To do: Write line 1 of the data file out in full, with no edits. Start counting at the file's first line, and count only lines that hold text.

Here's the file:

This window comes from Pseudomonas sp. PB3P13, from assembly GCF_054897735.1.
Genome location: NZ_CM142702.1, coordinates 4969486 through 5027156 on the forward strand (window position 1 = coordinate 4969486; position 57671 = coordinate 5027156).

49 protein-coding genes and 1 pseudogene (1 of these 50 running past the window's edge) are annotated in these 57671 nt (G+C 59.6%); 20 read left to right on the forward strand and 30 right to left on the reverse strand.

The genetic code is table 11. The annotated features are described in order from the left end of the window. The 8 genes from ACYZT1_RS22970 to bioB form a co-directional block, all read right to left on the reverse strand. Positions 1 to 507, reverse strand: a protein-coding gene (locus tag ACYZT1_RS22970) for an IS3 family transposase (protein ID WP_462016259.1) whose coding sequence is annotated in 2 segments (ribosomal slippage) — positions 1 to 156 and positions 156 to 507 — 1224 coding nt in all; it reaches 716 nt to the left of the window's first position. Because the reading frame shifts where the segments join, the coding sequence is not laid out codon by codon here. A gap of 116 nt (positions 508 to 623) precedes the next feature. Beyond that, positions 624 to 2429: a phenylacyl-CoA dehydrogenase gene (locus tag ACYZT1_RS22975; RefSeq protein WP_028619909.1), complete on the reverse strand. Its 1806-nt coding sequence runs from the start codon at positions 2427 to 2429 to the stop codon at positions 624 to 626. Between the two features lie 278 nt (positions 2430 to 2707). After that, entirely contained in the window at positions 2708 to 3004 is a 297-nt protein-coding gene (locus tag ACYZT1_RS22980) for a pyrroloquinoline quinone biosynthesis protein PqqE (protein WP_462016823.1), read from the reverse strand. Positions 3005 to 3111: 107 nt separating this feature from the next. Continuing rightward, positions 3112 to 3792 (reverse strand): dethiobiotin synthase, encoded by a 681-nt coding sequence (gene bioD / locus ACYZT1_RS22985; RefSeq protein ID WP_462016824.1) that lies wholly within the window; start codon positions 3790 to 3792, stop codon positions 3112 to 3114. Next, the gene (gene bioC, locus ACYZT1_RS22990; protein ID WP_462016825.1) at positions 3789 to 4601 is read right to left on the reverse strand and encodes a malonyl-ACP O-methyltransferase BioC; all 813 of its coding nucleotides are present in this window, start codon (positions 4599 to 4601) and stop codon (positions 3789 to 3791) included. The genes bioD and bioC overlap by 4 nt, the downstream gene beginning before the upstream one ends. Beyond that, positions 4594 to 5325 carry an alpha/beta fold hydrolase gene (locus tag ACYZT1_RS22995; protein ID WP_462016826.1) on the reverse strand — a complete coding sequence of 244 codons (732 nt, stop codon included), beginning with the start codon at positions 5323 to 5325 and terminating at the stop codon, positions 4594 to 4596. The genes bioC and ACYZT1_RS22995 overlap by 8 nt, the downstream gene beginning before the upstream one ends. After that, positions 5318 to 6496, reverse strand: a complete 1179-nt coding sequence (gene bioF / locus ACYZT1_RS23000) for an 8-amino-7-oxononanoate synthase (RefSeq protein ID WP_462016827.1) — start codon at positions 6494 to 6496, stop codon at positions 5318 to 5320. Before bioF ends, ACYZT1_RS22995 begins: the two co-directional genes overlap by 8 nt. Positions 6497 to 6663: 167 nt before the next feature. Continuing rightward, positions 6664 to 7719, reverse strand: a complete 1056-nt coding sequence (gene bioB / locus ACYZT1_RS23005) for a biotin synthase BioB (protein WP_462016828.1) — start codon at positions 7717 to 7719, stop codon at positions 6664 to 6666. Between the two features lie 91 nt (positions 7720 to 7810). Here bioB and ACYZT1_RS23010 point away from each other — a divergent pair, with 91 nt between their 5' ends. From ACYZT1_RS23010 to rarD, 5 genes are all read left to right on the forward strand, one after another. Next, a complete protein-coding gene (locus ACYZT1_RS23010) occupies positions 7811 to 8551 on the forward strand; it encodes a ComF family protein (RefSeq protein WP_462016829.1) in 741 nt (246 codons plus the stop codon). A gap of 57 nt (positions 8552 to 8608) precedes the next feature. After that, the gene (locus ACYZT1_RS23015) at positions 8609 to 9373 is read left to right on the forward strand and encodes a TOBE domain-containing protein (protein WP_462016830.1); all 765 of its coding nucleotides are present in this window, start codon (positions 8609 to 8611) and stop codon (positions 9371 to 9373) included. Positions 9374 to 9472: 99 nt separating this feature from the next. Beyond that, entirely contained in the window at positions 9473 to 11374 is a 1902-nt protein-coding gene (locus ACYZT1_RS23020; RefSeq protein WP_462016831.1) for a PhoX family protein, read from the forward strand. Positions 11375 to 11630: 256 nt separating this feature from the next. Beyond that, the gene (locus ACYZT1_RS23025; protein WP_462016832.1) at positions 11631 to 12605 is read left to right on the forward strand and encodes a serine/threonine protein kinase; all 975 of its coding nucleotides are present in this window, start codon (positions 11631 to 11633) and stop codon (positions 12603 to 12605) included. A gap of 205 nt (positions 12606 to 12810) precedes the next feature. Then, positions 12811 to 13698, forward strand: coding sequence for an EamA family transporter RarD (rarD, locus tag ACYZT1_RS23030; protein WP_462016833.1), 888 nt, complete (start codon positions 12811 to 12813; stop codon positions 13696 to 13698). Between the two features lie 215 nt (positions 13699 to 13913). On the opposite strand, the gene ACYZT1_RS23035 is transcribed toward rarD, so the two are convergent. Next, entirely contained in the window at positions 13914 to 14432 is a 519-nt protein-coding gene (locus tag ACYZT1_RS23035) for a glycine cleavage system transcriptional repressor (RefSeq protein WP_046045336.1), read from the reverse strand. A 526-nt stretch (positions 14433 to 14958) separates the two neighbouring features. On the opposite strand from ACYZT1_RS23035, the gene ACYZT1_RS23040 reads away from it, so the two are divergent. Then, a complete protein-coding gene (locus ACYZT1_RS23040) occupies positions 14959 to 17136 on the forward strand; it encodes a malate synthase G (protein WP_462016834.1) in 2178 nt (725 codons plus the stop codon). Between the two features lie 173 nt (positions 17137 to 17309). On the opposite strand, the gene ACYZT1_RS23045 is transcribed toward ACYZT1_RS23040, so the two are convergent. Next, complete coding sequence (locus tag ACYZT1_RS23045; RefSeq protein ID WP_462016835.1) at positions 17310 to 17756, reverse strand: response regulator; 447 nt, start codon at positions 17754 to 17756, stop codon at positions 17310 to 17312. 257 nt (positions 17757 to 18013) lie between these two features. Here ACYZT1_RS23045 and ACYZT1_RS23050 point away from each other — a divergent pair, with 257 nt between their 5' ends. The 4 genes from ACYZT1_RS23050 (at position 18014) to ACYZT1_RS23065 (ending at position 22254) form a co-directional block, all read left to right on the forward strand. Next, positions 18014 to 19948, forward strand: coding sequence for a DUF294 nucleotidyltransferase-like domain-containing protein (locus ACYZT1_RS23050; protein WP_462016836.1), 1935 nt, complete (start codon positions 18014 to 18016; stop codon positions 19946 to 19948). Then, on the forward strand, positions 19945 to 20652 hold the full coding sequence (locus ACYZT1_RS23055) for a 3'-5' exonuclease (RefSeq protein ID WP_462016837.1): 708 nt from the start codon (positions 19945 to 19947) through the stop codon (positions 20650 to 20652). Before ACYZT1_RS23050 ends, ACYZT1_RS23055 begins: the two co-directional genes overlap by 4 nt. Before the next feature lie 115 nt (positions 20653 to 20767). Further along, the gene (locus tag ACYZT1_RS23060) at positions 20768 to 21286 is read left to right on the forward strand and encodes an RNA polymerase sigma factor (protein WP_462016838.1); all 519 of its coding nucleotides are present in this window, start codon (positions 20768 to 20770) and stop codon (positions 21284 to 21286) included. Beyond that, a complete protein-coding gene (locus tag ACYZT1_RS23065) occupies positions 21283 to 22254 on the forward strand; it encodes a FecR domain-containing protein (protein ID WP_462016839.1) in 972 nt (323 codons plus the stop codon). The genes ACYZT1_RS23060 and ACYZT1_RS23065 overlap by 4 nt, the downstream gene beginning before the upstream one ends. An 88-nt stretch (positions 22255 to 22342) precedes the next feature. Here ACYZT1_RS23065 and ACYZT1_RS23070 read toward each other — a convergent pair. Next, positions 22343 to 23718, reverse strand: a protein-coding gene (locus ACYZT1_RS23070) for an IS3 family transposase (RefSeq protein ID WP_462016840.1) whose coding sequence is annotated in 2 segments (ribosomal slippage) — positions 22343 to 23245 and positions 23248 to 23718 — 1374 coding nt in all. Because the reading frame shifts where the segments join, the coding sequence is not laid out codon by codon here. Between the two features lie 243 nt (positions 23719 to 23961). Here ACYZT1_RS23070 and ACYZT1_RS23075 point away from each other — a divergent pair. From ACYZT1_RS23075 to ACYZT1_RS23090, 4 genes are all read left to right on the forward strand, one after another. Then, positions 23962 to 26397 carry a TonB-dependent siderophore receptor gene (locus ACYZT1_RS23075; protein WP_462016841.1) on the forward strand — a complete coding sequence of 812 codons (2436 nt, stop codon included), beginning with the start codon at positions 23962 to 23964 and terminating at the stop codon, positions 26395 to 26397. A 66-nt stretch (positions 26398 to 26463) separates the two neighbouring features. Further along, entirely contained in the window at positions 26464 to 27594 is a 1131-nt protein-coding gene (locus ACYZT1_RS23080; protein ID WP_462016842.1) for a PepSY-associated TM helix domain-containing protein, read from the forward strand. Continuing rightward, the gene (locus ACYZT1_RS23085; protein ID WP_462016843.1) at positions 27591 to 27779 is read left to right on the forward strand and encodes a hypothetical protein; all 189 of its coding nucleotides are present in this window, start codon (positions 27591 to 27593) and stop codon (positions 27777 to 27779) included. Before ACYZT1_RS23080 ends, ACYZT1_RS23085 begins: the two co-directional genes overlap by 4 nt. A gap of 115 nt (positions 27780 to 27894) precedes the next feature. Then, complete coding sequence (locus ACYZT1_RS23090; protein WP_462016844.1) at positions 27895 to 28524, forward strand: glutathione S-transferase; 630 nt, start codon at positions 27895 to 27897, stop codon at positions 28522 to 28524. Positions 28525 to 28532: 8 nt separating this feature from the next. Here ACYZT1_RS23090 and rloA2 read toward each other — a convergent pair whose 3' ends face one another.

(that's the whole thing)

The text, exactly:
This window comes from Pseudomonas sp. PB3P13, from assembly GCF_054897735.1.